It’s Not Easy Being Green: With Water Scarce, Should Campus Lawns in California Go Dry?

By Glen Martin

As California’s drought drags on, is it time for universities to shut off their sprinklers and bid their velvety, emerald-green campus lawns farewell?

That’s the question posed in a recent Berkeley Blog post by UC Berkeley law professor Daniel Farber, who doubts the appropriateness of lush campus quads in this increasingly desiccated era. Yes, “some of us would have to live with our nostalgia for the quads of the past,” he acknowledges. “There would be transition costs, although over time money would be saved from reduced use of water, pesticides, herbicides and fossil fuels for mowing. But going down this road would not only have direct benefits for the environment, it would also provide demonstration projects about how other public spaces could be similarly redesigned.”

So how does Cal justify luxuriant greenswards such as Memorial Glade when farmers in the Central Valley are screaming about water strictures, the Sacramento/San Joaquin Delta has virtually no freshwater outflow to the great detriment of its fisheries, and average folks aren’t supposed to wash their cars?

For starters, administrators stress that Berkeley (like all UC campuses) has a water sustainability program in place, and it’s on track to reduce potable water use to 10 percent below 2008 levels by 2020.

Other factoids in the university’s favor:  Total potable water use on campus has dropped 6 percent since 2008. A “lawns to meadows” program has transformed several high-maintenance, perennially thirsty campus lawns into landscaped spaces featuring ground covers, perennial plants and “native sods.” Most of the campus’s irrigation systems are fully automated, and programmed to operate at night, deploy the minimum amount of water necessary, and shut off if conditions portend rain. The university also taps from two wells on campus to supplement irrigation, and the law school reuses 24,000 gallons of rainwater on its grounds.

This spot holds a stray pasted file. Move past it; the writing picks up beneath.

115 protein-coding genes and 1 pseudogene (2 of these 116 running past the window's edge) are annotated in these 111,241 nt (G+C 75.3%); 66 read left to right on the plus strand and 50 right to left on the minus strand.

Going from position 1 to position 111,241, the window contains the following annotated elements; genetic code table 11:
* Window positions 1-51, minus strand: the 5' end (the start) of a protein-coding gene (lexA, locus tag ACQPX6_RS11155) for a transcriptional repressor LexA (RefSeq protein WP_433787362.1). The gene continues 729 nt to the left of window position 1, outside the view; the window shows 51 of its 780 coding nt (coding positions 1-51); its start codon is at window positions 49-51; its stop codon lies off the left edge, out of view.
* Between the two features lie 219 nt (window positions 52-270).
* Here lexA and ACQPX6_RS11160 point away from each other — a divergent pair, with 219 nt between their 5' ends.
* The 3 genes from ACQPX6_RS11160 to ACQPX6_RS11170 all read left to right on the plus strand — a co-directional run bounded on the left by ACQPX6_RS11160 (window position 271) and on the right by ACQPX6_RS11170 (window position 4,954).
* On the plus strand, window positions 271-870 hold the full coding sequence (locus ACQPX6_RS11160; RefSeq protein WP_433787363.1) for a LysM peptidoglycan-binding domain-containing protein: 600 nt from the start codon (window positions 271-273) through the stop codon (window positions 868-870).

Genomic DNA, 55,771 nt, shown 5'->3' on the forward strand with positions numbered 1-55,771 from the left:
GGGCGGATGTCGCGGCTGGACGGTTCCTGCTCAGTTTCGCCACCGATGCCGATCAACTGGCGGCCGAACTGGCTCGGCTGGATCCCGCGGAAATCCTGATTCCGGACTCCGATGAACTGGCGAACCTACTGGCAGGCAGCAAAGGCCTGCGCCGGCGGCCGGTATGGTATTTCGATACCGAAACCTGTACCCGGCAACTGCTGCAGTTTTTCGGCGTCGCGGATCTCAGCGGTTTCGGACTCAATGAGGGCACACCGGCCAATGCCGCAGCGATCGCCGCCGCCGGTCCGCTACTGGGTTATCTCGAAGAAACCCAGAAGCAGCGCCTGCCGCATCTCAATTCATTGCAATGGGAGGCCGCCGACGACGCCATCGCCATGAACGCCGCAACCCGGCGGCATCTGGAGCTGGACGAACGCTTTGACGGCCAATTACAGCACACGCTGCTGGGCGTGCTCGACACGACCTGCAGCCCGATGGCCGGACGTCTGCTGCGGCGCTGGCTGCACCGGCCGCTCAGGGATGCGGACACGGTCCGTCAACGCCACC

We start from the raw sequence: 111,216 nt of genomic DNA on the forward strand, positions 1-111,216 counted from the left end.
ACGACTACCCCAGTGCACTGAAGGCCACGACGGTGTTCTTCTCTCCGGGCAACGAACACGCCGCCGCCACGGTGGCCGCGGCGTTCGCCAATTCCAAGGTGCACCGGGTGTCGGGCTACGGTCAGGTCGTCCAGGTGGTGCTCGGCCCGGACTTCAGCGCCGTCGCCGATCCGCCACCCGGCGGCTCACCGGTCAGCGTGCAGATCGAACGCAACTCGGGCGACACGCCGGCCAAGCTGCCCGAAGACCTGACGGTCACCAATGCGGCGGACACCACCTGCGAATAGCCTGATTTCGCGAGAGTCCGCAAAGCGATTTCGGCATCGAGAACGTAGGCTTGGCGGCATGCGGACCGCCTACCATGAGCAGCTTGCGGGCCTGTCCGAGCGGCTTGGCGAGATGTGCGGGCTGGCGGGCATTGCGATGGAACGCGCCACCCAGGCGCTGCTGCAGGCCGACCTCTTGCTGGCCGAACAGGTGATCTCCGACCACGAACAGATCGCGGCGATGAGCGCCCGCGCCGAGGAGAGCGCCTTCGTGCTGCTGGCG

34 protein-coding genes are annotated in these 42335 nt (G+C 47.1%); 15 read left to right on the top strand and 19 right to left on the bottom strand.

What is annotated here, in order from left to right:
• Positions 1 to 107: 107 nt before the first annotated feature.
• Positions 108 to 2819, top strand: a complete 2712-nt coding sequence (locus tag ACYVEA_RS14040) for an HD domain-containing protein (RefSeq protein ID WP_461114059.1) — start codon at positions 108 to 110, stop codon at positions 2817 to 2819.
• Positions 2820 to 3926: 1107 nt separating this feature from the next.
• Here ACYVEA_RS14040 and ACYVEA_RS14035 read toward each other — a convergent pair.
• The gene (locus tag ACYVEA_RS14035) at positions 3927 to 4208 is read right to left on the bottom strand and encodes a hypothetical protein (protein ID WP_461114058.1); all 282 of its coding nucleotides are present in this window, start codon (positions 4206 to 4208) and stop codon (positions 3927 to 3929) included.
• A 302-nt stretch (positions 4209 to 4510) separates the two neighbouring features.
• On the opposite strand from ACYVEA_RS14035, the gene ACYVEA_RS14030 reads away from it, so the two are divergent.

Although grassy commons seem like a massive waste of water, irrigation accounts for only 8 percent of UC Berkeley’s water budget—less than the amount used by the campus’s steam plant. The biggest increment by far goes to the university’s buildings, including dormitories and residence halls. They account for 71 percent of water consumption.

And yet, like Caesar’s wife, campus water policy must be beyond reproach, at least during this period of devastating drought.Irrigation may be to blame for only 8 percent of the campus’s total water consumption, but even so, that amounts to some 50 million gallons of water a year. And green quads can look like a strong indictment of waste. So should we let them shrivel and die?

Not so fast, says Christine Shaff, the communications director for Berkeley’s Real Estate Division. We can have both water conservation and lawns, Shaff contends; in fact, the university accommodates an unwritten imperative of providing both.

“The University of California is more than a campus,” Shaff says. “It also functions as a park. What that park looks like has changed over time, and probably will continue to change. For example, Strawberry Creek is one feature of the park component, and it has been increasingly managed to emphasize its natural values.”